3. Procure a fleece...ask around! Although the world's economy was built on wool at one time, fleeces are pretty much worthless (read: FREE) now (the shearer told my husband that it would cost him money to transport it to the processing plant).
4. Clean it (you can follow my dodgy method or find better tutorials on youtube). Use onion bags if you don't have lingerie bags. Be resourceful. Women have been spinning on spindles forever, and didn't need fancy, expensive tools to do it.
5. Card the dry wool. Guess what? You can even use dog brushes (the kind with wire-bristles) if you're in a pinch. I learned this by asking a friend's mother, who happens to be a master-spinner.
6. Play, and practice! It's not about the product, at this point. I may create some silly hat with all my funny balls of yarn, but it's not the point right now. The focus is on the process, not the product...which makes it fun!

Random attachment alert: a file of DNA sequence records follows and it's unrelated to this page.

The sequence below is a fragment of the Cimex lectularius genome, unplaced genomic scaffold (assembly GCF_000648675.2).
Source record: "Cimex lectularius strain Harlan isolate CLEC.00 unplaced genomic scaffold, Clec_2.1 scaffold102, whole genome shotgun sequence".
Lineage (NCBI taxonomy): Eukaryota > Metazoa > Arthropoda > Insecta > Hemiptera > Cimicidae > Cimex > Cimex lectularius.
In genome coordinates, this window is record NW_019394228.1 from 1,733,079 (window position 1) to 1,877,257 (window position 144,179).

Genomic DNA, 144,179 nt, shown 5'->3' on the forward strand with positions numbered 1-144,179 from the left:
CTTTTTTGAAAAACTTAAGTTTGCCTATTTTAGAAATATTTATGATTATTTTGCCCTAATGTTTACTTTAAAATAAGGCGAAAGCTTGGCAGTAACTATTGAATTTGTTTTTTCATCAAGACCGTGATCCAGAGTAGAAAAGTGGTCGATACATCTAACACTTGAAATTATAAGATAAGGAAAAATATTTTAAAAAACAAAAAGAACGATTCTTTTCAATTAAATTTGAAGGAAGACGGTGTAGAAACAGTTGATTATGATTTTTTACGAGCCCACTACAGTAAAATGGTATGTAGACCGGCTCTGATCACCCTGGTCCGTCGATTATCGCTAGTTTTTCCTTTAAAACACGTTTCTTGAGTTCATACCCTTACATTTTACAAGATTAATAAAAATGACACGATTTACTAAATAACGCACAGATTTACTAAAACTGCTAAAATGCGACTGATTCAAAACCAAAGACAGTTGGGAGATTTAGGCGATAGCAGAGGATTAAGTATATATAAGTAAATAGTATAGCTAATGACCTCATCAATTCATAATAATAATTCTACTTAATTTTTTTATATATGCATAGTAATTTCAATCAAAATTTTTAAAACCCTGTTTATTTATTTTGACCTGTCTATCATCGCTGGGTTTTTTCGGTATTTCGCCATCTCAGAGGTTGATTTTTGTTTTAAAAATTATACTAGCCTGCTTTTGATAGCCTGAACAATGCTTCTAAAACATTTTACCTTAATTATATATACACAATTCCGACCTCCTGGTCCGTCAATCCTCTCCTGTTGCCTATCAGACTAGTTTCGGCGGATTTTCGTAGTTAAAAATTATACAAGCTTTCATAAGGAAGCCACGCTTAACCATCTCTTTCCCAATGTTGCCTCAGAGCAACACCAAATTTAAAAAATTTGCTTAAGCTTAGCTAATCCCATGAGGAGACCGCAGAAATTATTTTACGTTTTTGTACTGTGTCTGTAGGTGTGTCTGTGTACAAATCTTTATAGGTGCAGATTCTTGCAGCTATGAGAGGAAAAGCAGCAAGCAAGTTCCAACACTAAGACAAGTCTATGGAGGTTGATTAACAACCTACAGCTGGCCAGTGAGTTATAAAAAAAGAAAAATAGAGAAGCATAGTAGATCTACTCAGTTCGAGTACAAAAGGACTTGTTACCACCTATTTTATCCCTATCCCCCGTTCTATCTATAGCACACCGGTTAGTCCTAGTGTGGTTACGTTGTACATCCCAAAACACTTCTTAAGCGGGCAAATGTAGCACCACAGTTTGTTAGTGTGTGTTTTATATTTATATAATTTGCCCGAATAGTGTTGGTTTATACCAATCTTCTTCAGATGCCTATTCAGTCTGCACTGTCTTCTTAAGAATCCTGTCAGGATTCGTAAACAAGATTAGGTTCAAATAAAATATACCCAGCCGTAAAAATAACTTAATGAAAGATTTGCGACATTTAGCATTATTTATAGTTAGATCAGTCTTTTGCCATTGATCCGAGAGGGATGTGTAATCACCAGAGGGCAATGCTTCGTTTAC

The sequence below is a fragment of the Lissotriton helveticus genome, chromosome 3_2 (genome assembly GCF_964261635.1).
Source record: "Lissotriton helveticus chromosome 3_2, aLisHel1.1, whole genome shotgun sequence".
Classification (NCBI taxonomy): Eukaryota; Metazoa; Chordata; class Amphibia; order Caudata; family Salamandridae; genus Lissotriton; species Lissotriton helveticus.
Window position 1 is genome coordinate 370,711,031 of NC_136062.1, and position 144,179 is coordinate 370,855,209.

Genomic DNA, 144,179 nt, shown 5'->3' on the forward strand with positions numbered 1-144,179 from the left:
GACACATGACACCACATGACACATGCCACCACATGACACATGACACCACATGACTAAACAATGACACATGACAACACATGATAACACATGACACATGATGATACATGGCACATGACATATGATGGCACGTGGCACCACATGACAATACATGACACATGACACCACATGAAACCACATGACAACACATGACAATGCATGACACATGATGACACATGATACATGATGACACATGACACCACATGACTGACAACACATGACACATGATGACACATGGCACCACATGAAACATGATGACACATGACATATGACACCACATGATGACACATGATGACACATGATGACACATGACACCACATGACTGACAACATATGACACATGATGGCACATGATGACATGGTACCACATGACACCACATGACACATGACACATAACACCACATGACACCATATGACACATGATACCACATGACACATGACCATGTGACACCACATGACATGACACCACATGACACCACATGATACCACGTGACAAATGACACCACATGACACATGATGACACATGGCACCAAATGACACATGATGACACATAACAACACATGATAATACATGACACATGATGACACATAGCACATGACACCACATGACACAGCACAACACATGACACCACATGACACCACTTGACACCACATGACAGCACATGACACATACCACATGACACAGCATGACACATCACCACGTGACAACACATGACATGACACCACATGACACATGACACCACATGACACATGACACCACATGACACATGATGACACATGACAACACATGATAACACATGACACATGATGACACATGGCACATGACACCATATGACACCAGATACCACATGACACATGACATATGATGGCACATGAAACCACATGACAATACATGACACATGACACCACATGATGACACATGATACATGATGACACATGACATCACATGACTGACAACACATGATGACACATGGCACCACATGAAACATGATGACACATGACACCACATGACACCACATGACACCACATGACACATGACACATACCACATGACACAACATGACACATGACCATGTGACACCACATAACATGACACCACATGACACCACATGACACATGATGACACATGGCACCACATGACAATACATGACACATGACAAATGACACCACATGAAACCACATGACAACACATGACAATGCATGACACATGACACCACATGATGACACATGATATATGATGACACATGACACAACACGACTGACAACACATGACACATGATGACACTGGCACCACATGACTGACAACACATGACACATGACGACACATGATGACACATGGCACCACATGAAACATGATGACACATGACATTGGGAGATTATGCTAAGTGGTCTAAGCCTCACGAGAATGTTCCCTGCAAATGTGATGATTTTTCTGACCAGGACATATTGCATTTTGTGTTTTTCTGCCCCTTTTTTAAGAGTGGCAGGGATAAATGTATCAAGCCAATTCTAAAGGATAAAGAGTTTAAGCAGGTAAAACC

There you have it. My first forays into spinning. When my children get older, I'll hopefully find time to take a course or two, and will start saving for a wheel as quirky and unique as I am. Until then, never fear: my hands will not be idle for a moment as they spin balls and balls of imperfect yarn.
At first I thought she was an apple blossom fairy. Then when I got the whole picture: the barns, the boots, the cat...I realised she is more Tomten than fairy. She is the Tomten that visits in Spring, and whispers to all living things that winter is really and truly over.
She twirls and giggles and poses, and wrestles with the cat. She wields an apple branch like a wand, and wonders about her shadow. She climbs fences and perches on steps.